”Winter is the worstconfirms Goran Stojak. The fog bites your body. The nose stings, the eyes burn, the bronchial tubes whistle. We clearly feel the effects of the dust that penetrates us.” This solid fellow lives on the heights of the village of Divkovići, very close to the immense thermoelectric power station, the first block of which was put into service in 1963. In the small neighboring cemetery, the dates inscribed on the graves are cause for concern: few are over sixty. Goran Stojak sighs: “Here, most people are sick or stuck because their land is unsellable. The others are long gone”. He himself lost his father to cancer.
Bosnia, a country where breathing can kill
“Pollution causes many pathologies”, worries Maida Mulić, one of the heads of the Institute of Public Health. ”This is a serious problem for the entire local community”, she adds before citing cancers and cardiovascular diseases, the number of cases of allergies, chronic bronchitis and asthma which continue to increase. “This particularly affects vulnerable populations, starting with children.” In classrooms, the level of fine particles is up to eight times higher than the limit authorized by the World Health Organization (WHO).
According to the WHO, Bosnia and Herzegovina is the fifth country in the world where air pollution kills the most. In the canton of Tuzla, life expectancy is more than three years lower than the Bosnian average, while one in five deaths among adults over 30 is linked to excessive fine particle pollution. The coal-fired power station, the largest in the country, would be the main culprit. Experts from the European environmental network Bankwatch even assessed in 2018 that the total additional health costs generated by its operation exceeded 600 million euros.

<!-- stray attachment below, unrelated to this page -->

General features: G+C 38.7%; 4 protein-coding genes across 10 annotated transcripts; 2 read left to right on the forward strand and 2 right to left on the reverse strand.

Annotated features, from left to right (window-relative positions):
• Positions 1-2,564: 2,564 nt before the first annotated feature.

Energy independence above all
This installation is one of the ten most polluting in Europe: its chimneys emit more than 51,000 tonnes of sulfur dioxide (SO2) annually. It’s not the only one: according to Bankwatch, the 18 coal-fired power stations in the Western Balkans pollute more than the 221 in the European Union. In 2021, for example, Serbia, a country of 7 million inhabitants, alone released more SO2 into the air than all EU countries combined, whose population is… 64 times greater.
However, the six countries of the Western Balkans, all candidates for integration, have been required to comply since January 1, 2018 with the pollution quotas set by the Energy Community, the European integrated market. Today, only Albania respects them because it does not have lignite resources and relies almost entirely on hydroelectricity. The Energy Community therefore ended up launching legal proceedings to order them to act.
However, this hardly seems to worry their leaders, who refuse to give up lignite, arguing that this poor quality coal, much lower than hard coal, guarantees their national energy security. A bit like nuclear power in France. “We must increase the share of renewables, but the current situation shows that our decision not to close our mines [de charbon] was intelligent”for example, welcomed the Serbian president at the end of 2021, in reaction to the explosion in global gas and oil prices.
In Serbia, coal still produces 70% of electricity and Belgrade can count on the support of Beijing to finance the maintenance of this sector. A new unit is due to open in the coming months at the Kostolac power plant using technology, workers and credits from China. Bosnia and Herzegovina turned to the same partner to achieve what the authorities proudly present as the “largest foreign investment since the end of the war” : the construction of block 7 in the Tuzla power plant. If this project is in trouble, it is officially not abandoned. Here too, more than two thirds of electricity still comes from lignite.